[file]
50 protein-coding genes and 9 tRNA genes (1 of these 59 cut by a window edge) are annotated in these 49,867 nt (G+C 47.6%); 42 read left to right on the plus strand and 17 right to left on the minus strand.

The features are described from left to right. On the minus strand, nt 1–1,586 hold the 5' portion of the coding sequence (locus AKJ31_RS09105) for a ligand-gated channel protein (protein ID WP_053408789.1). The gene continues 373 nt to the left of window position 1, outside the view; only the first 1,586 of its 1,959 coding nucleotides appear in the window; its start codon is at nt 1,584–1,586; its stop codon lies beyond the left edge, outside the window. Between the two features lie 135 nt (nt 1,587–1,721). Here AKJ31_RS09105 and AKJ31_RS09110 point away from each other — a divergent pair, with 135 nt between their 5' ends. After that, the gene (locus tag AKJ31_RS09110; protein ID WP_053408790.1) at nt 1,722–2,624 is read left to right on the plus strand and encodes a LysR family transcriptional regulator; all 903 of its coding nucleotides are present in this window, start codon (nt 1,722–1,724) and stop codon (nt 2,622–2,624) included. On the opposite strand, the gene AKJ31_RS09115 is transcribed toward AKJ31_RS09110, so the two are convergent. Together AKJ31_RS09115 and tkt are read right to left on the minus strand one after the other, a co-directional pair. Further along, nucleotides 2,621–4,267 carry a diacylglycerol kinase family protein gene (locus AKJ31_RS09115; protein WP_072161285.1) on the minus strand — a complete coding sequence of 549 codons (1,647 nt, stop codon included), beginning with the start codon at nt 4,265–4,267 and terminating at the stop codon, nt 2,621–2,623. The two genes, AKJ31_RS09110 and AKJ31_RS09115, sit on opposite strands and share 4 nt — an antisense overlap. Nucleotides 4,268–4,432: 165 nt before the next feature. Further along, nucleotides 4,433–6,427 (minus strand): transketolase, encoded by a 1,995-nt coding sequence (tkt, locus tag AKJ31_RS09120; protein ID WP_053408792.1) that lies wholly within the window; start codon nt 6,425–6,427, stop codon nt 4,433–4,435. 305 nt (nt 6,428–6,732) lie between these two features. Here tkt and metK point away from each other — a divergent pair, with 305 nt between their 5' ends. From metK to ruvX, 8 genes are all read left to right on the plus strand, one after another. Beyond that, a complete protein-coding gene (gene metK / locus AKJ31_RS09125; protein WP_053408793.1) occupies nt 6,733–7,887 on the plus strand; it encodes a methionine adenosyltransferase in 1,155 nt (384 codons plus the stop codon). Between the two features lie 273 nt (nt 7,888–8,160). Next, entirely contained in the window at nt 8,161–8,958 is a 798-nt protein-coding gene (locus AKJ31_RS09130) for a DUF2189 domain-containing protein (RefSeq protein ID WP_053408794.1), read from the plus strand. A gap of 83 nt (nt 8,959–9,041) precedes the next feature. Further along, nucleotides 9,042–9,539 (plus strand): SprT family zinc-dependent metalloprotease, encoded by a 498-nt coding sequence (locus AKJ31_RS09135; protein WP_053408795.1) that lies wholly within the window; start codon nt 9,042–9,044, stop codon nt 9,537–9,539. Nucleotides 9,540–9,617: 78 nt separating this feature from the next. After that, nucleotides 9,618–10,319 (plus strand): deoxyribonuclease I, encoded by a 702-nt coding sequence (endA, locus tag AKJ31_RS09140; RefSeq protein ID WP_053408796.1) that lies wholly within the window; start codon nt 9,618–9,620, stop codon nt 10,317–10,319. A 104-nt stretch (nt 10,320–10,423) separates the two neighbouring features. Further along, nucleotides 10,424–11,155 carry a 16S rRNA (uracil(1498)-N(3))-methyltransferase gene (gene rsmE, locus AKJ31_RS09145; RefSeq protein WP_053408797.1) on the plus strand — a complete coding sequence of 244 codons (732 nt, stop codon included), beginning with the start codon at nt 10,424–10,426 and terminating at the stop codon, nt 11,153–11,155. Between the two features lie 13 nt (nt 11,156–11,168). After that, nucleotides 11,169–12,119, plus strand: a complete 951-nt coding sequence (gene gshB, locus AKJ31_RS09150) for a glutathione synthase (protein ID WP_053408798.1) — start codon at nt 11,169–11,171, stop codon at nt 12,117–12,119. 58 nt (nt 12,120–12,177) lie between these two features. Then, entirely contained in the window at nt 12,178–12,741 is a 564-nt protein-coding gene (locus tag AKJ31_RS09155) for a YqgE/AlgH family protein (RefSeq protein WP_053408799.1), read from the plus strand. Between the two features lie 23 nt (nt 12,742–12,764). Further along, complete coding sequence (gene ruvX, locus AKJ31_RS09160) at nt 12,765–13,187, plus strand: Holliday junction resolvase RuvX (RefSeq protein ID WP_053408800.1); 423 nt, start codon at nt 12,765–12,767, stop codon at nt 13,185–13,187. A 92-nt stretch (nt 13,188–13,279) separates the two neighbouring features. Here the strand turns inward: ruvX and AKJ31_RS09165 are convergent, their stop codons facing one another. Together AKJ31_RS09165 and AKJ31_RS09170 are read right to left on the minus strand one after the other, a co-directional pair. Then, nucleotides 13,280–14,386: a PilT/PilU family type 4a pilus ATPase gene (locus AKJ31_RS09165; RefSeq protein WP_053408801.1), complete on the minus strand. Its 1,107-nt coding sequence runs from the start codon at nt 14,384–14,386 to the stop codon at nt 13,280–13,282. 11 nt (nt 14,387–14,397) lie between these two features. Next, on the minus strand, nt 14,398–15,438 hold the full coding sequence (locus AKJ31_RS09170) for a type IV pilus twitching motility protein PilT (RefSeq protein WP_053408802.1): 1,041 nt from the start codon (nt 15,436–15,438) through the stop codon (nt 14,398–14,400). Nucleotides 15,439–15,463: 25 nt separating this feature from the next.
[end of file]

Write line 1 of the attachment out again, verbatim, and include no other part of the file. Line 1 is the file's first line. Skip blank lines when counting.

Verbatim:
50 protein-coding genes and 9 tRNA genes (1 of these 59 cut by a window edge) are annotated in these 49,867 nt (G+C 47.6%); 42 read left to right on the plus strand and 17 right to left on the minus strand.